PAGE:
Coca-Cola GB packaging updated in response to sugar tax
Coca-Cola’s glass bottle shape is a design icon. It is one of the few packaging shapes that is immediately and easily recognisable around the world, even when it doesn’t bear the Coca-Cola logo. Its place in design history is nearly matched by the wordmark itself, and the jaunty red and white packaging that adorns most Coke products, globally.
For Coca-Cola Great Britain, though, change is nigh. The UK government has introduced a ‘sugar tax,’ imposing fees on beverages with more than eight grams of sugar per 100 ml of liquid. Beverage manufacturers are responding largely in two ways. One is to reduce the sugar content of their drinks – as Irn-Bru did to much criticism – the other is to change the shape, size or design of the beverage to better inform consumers about their choices. In responding to the tax, packaging has come to play a crucial role in communicating the contents of products and their status with regards to the tax.
Coca-Cola GB has released a new packaging range for its beverages as part of the company’s overall strategy to encourage more people to drink Coca-Cola with zero sugar. The iconic red-and-white packaging will still prevail, but from this month, a black or red band will run across the top of the beverages denoting whether or not they contain sugar. Different coloured caps will further inform consumers of the distinction.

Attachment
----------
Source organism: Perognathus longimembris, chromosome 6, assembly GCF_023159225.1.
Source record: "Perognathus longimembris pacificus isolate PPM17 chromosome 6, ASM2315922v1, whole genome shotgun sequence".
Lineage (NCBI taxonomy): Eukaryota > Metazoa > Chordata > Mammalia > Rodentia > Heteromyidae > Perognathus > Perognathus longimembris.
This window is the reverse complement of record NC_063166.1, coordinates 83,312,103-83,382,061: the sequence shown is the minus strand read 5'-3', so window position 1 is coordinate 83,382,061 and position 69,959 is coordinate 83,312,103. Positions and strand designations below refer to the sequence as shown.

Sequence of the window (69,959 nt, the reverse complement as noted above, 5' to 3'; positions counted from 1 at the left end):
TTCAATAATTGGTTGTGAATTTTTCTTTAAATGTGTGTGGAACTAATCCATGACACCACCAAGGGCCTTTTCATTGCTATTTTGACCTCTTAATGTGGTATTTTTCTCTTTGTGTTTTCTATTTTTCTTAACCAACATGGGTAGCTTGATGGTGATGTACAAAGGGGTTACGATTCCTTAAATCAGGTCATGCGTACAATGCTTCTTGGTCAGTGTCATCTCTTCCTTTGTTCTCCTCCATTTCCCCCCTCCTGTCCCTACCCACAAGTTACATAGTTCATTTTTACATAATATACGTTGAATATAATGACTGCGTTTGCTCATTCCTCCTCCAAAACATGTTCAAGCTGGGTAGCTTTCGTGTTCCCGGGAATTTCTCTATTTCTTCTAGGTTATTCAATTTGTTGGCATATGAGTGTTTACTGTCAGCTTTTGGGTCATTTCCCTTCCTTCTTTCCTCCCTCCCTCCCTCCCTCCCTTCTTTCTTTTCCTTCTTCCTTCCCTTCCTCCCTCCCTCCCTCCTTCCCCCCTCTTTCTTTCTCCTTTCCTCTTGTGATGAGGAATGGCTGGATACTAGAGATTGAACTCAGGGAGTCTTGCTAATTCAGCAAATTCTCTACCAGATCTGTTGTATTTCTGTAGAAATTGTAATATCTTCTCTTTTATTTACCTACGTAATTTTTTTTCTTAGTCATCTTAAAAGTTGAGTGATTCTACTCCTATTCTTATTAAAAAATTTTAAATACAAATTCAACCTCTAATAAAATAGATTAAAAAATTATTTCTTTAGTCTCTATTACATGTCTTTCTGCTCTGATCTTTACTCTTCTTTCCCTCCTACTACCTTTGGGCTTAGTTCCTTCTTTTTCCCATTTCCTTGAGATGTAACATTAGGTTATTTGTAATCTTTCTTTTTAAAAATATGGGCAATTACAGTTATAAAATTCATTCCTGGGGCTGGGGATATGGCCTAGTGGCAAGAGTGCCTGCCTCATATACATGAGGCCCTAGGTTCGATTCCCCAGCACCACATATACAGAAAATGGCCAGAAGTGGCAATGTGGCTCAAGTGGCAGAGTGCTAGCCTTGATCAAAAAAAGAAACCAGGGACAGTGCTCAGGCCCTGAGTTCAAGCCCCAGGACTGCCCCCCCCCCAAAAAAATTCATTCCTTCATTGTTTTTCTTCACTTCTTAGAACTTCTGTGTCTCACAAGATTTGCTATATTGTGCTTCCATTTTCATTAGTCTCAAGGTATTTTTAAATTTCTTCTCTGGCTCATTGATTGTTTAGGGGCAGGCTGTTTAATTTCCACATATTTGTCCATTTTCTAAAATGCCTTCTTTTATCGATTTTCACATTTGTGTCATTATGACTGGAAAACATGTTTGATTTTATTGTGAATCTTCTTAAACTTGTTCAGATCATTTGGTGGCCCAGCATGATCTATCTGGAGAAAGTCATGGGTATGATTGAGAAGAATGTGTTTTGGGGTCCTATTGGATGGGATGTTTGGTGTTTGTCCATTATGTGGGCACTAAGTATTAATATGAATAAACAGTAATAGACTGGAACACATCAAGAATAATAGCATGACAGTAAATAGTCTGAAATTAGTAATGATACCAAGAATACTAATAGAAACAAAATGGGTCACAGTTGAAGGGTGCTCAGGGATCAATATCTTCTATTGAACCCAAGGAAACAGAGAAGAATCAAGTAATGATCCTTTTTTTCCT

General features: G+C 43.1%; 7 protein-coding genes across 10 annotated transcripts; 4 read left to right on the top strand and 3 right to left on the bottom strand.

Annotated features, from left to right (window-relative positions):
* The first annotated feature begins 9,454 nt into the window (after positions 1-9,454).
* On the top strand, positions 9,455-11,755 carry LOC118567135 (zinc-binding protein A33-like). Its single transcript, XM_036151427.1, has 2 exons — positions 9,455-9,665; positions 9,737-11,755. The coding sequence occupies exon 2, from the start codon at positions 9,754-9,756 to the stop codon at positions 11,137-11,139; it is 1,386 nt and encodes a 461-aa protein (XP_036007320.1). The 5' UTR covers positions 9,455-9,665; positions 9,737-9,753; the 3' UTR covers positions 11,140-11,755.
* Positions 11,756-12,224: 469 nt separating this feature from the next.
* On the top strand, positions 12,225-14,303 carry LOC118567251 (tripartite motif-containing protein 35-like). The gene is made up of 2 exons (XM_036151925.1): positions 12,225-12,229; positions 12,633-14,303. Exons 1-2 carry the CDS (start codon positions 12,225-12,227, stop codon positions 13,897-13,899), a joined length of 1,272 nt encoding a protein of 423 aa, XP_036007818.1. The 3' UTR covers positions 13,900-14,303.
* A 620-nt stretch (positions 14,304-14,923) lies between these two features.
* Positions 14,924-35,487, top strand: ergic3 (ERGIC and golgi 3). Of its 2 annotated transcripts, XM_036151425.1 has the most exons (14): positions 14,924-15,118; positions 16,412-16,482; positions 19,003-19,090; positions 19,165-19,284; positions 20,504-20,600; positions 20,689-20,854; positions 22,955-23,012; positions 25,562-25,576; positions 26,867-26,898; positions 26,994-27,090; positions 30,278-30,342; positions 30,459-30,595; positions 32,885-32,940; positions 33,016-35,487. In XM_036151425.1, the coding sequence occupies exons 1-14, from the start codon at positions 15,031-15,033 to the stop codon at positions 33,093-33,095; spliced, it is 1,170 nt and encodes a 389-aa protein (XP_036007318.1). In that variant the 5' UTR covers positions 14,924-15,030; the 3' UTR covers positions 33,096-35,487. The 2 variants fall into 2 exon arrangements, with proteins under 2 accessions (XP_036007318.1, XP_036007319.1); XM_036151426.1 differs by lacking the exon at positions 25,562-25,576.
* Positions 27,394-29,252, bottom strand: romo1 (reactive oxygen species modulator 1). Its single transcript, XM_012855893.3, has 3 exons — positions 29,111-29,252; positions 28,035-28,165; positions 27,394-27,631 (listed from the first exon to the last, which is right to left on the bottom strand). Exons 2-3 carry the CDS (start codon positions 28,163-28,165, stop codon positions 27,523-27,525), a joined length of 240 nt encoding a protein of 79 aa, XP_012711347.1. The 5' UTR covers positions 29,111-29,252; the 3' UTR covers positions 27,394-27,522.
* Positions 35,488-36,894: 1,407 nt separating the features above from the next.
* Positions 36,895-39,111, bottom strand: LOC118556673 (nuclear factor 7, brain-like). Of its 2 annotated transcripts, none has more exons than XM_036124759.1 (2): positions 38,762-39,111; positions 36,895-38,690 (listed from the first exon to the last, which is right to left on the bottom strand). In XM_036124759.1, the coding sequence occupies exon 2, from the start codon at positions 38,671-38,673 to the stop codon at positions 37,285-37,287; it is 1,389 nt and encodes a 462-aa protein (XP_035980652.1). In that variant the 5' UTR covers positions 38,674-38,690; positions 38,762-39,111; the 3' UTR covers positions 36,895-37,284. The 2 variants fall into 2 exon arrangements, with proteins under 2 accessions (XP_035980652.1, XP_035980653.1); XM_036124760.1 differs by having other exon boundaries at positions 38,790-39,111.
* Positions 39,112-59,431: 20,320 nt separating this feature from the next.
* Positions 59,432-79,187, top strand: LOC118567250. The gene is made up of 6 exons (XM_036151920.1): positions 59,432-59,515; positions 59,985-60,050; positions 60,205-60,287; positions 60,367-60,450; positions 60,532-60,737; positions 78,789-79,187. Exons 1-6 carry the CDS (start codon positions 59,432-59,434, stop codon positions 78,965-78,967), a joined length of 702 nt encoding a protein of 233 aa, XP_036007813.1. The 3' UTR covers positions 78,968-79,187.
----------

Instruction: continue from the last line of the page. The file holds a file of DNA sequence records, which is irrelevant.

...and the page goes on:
Alec Mellor, Coca-Cola’s marketing manager says, “For more than 130 years, the colour red has been associated with the great taste and experience of enjoying a Coca-Cola and we want to make it even clearer that you can have that taste and experience with or without sugar. Sales of Coca-Cola zero sugar have almost doubled in the last two years and we believe this latest change will help us grow it even further and encourage more people to give it a try.”
The new packaging will be supported by a £5m marketing campaign and sampling promotion to raise awareness of the zero sugar variety. Coca-Cola’s packaging is 100% recyclable; the new design will not affect that.
Jon Woods, GM of Coca-Cola GB and Ireland, says, "It is important to us that we strike the right balance between helping people to reduce the sugar they consume from our drinks and still offering them choice, great taste and the drinks they actually want. We think we have succeeded – changing recipes without compromising on taste where possible, leaving Coca-Cola Classic as it always has been and continuing to offer people an even wider range of lower and no sugar drinks. As a result, by the time the tax comes into effect, the vast majority of our drinks will not be subject to it."
To read more about Coca-Cola's packaging and design heritage, click here.